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Air, Helium and CO2 Transverse Sonic Jets in Mach 5 Cross Flow

ERINC ERDEM
Final year PhD student, School of MACE, The University of Manchester

Introduction
In high speed flight traditional aerodynamic control surfaces are subjected to severe flight conditions and
loadings in different flight corridors. At high altitudes, these surfaces might not function properly due to low
density air and/or significant aerodynamic heating resulting from various flow interaction phenomena.
Transverse jet injection serves a strong alternative control method to overcome these problems and entirely
regulated by the fluid injection, which eliminates the need for actuators to deflect mechanical parts. However a
major drawback of this method is the complex three dimensional unsteady flowfield consisting of separated
regions, shock waves, shear layers and wakes, etc. In order to resolve this complex flow topology there is a
strong need for two/three dimensional measurement techniques such as Particle Image Velocimetry (PIV) that
measures velocity vector field on a plane. Yet the application of PIV to high speed flows is not trivial; the need
for uniform seeding of solid nanoparticles, and the use of quick interframe time cameras, high power lasers
are mandatory for high quality experimental data. Current study aims at the investigation of the unsteady flow
topology resulting from a transverse sonic jet in Mach 5 cross flow over a flat surface using PIV and also
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assesses the effect of injectant gas at a very similar momentum flux ratio, J, (=γjetpjetM jet/ γ∞p∞M ∞).

Facility and PIV Setup
All of the experiments are conducted in the High SuperSonic Tunnel (HSST) of the University of Manchester.
The tunnel is of the intermediate blowdown (pressure-vacuum) type which uses dry air as working fluid. The
details of the test section together with standard instrumentation for stagnation pressure and temperature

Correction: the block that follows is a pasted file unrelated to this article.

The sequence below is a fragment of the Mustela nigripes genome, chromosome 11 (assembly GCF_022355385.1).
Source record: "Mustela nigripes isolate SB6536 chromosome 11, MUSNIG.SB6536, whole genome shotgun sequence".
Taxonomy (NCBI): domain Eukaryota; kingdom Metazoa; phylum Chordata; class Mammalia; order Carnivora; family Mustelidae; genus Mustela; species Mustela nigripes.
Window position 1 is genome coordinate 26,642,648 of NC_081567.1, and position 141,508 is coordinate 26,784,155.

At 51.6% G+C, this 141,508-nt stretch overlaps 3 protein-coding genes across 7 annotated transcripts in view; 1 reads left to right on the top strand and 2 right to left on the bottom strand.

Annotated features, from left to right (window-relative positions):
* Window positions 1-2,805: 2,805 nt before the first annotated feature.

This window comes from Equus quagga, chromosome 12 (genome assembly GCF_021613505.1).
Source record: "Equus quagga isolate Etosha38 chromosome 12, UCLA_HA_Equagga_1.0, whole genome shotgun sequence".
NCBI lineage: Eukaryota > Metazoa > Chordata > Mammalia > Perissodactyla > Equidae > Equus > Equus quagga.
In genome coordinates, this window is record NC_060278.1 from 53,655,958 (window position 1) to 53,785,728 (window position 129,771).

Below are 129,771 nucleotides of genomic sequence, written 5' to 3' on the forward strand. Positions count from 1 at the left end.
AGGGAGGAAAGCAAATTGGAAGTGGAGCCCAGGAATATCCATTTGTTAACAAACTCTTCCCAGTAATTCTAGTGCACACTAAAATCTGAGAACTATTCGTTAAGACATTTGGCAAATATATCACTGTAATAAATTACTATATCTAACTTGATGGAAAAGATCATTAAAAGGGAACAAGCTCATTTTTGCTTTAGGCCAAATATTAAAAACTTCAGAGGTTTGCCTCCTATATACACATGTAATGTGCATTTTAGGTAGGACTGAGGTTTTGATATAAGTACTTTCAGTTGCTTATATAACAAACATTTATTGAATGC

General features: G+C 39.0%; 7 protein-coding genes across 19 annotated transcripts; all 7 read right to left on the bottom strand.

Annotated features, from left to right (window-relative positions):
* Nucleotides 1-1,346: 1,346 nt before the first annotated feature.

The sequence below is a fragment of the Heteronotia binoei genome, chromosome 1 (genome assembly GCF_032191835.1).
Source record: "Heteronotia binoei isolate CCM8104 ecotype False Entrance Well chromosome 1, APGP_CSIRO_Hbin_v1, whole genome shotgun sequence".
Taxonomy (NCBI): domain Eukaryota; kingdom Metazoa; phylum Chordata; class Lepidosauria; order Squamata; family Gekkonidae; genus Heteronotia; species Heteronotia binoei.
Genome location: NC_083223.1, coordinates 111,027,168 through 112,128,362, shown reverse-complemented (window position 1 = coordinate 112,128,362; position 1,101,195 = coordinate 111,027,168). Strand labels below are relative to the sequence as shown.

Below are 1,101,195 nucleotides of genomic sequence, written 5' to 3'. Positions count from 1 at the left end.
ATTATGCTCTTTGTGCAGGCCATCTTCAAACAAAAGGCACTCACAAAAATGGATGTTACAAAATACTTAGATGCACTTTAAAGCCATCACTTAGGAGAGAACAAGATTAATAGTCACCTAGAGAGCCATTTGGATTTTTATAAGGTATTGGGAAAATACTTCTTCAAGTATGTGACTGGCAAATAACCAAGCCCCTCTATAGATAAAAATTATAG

mesurements as well as high speed schlieren photography setup is shown in Fig. 1 (left). In the experiments
Air, Helium and CO2 jets are injected though an orifice of 2mm located on the centre of the flat plate. These
jets are seeded with aliminium oxide powder particles with a nominal crystal size of 300 nm using Ps-10
powder seeder device. Transverse jet is regulated by a pressure transducer on the line just before the jet
orifice. A Litron Nd:Yag Q-switched laser with an energy level of 200 mJ per 4nsec long pulse at a repetition
rate of 15 Hz is used for illumination. The pulse separation time (∆t) can be adjusted up to 0.1 µses as
minimum. A laser sheet of 0.5mm thickness is produced and routed above the test section via laser guide arm
that is tilted at 45 degrees with respect to the centerline of the flat plate as shown below in Fig. 1 (right). 100
pairs of images during a test run are recorded with ∆t of 0.6 µsec for air and CO2 jets and 0.3 µsec for Helium
jet so that sufficient displacement for the tracer particles of between 4.5 to 10 pixels for the velocity range from
300 m/s to 700 m/s can be achieved. A LaVision Imager ProX2M CCD camera with 2MPixel resolution views
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the streamwise laser sheet orthogonally at a field of view of 64x48 mm . The recorded images are processed